How the Equifax Hack May Impact you and How to Respond

Security concept: Lock on digital screen

Security concept: Lock on digital screen, contrast, 3d render

Equifax, one of the three credit monitoring bureaus, was hacked and about 44% of Americans (143 million) were impacted.  The hackers were able to access the names, addressed, Social Security numbers, birthdates, and possibly credit card numbers and driver’s license numbers.

According to Equifax, their investigation determined that the unauthorized access occurred from mid-May through July 2017. The company has reported that they found no evidence of unauthorized activity on Equifax’s core consumer or commercial credit reporting databases.

Rick Smith, Chairman and CEO of Equifax, gave a video report on the Cybersecurity Incident involving consumer data.


Were you impacted?

To check if you were impacted and enroll in Equifax’s free TrustedID monitoring, go to  Click the “Potential Impact” and then Check Potential Impact” button to see if you were impacted.  The enrollment period ends November 21, 2017.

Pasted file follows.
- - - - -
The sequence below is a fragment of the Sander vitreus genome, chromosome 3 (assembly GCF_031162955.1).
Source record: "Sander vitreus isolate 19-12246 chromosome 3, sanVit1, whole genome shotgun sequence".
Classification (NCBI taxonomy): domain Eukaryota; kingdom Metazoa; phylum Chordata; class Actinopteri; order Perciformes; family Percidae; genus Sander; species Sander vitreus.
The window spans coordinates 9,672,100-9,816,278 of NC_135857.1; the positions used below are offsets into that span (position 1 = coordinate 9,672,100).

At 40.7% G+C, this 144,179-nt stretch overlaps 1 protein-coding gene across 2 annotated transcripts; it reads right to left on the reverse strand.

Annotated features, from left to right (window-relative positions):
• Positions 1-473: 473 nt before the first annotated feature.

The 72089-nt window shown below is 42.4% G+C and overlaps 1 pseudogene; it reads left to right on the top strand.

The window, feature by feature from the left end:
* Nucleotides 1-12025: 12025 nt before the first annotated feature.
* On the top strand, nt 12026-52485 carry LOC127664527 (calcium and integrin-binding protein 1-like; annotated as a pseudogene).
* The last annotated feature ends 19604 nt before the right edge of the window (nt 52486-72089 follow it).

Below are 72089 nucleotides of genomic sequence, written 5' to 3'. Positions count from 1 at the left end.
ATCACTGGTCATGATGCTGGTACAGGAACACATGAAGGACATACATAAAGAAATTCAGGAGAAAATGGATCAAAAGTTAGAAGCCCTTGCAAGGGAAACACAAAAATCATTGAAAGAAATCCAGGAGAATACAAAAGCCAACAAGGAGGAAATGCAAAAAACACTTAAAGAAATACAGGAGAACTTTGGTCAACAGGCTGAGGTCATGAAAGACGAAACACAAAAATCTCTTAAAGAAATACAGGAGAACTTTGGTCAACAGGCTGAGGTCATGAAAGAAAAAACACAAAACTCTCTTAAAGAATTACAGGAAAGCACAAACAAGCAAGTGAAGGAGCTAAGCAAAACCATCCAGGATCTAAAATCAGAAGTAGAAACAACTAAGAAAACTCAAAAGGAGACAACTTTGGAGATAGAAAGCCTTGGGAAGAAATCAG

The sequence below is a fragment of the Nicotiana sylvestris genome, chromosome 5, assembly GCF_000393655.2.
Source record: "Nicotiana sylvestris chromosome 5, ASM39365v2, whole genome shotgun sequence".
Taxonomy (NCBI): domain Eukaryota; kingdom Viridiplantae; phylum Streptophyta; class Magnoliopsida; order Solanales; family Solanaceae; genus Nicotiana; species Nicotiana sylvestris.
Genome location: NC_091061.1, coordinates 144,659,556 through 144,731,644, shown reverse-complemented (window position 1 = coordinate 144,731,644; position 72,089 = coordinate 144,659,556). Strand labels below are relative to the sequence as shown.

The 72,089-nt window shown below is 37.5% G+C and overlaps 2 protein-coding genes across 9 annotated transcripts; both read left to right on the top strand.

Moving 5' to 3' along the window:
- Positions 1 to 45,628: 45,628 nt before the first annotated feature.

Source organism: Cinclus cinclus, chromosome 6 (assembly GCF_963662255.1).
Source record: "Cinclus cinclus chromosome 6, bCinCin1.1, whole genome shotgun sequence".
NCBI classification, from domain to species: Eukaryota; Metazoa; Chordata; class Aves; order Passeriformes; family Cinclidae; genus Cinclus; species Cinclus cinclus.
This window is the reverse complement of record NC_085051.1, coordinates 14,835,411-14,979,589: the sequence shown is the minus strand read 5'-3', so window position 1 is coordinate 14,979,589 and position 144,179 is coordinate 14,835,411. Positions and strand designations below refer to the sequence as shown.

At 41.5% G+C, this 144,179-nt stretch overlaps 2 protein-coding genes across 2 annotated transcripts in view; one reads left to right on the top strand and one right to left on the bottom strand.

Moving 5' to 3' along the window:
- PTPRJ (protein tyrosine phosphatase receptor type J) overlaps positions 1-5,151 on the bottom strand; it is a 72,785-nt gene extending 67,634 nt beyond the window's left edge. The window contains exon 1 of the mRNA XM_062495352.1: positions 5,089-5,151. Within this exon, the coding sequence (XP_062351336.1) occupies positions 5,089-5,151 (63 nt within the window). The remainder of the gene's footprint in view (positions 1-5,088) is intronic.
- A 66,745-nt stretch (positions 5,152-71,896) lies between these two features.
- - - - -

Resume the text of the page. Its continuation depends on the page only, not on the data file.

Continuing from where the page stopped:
What to do if you were impacted?

Enroll in Equifax’s TrustedID credit monitoring which monitors all three credit bureaus for one year.  You will receive an enrollment date when it takes effect.  On this date, you can “lock” your credit report to prevent access to your Equifax credit report by third parties with certain exceptions.  When you need new credit, you can unlock it, and then lock it again after you’re done.

On an ongoing basis, it’s a best practice to review your free credit report annually from the three credit bureaus (Equifax, Experian and TransUnion) on to spot suspicious activity or accounts you don’t recognize that may be signs of identity theft.

For more information on how to protect and manage your finances and wealth, contact Bill Friebel, CFP® at or 281-764-8240.

Leave a Reply

Your email address will not be published. Required fields are marked *